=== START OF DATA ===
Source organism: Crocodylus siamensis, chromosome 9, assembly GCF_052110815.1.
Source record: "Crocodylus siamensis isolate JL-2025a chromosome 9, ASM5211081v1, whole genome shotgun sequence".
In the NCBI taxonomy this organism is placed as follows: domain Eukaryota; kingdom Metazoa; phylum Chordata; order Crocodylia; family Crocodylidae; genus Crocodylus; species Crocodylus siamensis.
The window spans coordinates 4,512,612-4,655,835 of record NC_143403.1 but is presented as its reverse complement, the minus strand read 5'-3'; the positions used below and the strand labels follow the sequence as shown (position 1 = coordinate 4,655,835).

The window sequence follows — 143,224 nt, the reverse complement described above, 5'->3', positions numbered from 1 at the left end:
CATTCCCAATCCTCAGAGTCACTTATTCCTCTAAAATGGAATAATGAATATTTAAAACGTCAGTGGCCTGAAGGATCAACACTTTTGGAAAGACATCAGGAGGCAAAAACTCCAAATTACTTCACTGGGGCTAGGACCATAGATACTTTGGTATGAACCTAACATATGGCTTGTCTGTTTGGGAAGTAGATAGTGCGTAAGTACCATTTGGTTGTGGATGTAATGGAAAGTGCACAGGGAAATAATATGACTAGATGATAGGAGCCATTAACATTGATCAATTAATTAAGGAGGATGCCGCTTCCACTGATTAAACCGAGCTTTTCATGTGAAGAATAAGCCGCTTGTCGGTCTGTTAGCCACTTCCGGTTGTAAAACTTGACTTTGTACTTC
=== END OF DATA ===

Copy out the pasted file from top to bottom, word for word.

Source organism: Crocodylus siamensis, chromosome 9, assembly GCF_052110815.1.
Source record: "Crocodylus siamensis isolate JL-2025a chromosome 9, ASM5211081v1, whole genome shotgun sequence".
In the NCBI taxonomy this organism is placed as follows: domain Eukaryota; kingdom Metazoa; phylum Chordata; order Crocodylia; family Crocodylidae; genus Crocodylus; species Crocodylus siamensis.
The window spans coordinates 4,512,612-4,655,835 of record NC_143403.1 but is presented as its reverse complement, the minus strand read 5'-3'; the positions used below and the strand labels follow the sequence as shown (position 1 = coordinate 4,655,835).

The window sequence follows — 143,224 nt, the reverse complement described above, 5'->3', positions numbered from 1 at the left end:
CATTCCCAATCCTCAGAGTCACTTATTCCTCTAAAATGGAATAATGAATATTTAAAACGTCAGTGGCCTGAAGGATCAACACTTTTGGAAAGACATCAGGAGGCAAAAACTCCAAATTACTTCACTGGGGCTAGGACCATAGATACTTTGGTATGAACCTAACATATGGCTTGTCTGTTTGGGAAGTAGATAGTGCGTAAGTACCATTTGGTTGTGGATGTAATGGAAAGTGCACAGGGAAATAATATGACTAGATGATAGGAGCCATTAACATTGATCAATTAATTAAGGAGGATGCCGCTTCCACTGATTAAACCGAGCTTTTCATGTGAAGAATAAGCCGCTTGTCGGTCTGTTAGCCACTTCCGGTTGTAAAACTTGACTTTGTACTTC